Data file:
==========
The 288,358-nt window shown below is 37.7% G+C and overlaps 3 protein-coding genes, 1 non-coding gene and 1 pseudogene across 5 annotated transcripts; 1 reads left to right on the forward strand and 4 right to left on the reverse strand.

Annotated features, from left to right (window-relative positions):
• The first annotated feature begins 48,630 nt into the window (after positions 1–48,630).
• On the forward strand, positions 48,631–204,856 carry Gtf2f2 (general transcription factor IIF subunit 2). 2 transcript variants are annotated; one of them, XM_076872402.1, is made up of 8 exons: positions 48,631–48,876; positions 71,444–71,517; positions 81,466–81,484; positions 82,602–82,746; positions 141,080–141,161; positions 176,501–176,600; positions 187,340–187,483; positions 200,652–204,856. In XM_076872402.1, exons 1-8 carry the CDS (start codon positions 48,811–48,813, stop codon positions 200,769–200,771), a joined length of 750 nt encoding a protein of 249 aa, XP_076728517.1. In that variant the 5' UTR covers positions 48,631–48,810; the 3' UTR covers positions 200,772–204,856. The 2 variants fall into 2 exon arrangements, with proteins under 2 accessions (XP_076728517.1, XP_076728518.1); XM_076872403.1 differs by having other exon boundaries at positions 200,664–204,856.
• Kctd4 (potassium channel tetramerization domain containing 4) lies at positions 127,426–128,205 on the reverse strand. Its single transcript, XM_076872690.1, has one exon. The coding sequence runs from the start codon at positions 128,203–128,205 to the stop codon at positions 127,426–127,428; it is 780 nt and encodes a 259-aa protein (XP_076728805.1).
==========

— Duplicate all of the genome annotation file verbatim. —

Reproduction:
The 288,358-nt window shown below is 37.7% G+C and overlaps 3 protein-coding genes, 1 non-coding gene and 1 pseudogene across 5 annotated transcripts; 1 reads left to right on the forward strand and 4 right to left on the reverse strand.

Annotated features, from left to right (window-relative positions):
• The first annotated feature begins 48,630 nt into the window (after positions 1–48,630).
• On the forward strand, positions 48,631–204,856 carry Gtf2f2 (general transcription factor IIF subunit 2). 2 transcript variants are annotated; one of them, XM_076872402.1, is made up of 8 exons: positions 48,631–48,876; positions 71,444–71,517; positions 81,466–81,484; positions 82,602–82,746; positions 141,080–141,161; positions 176,501–176,600; positions 187,340–187,483; positions 200,652–204,856. In XM_076872402.1, exons 1-8 carry the CDS (start codon positions 48,811–48,813, stop codon positions 200,769–200,771), a joined length of 750 nt encoding a protein of 249 aa, XP_076728517.1. In that variant the 5' UTR covers positions 48,631–48,810; the 3' UTR covers positions 200,772–204,856. The 2 variants fall into 2 exon arrangements, with proteins under 2 accessions (XP_076728517.1, XP_076728518.1); XM_076872403.1 differs by having other exon boundaries at positions 200,664–204,856.
• Kctd4 (potassium channel tetramerization domain containing 4) lies at positions 127,426–128,205 on the reverse strand. Its single transcript, XM_076872690.1, has one exon. The coding sequence runs from the start codon at positions 128,203–128,205 to the stop codon at positions 127,426–127,428; it is 780 nt and encodes a 259-aa protein (XP_076728805.1).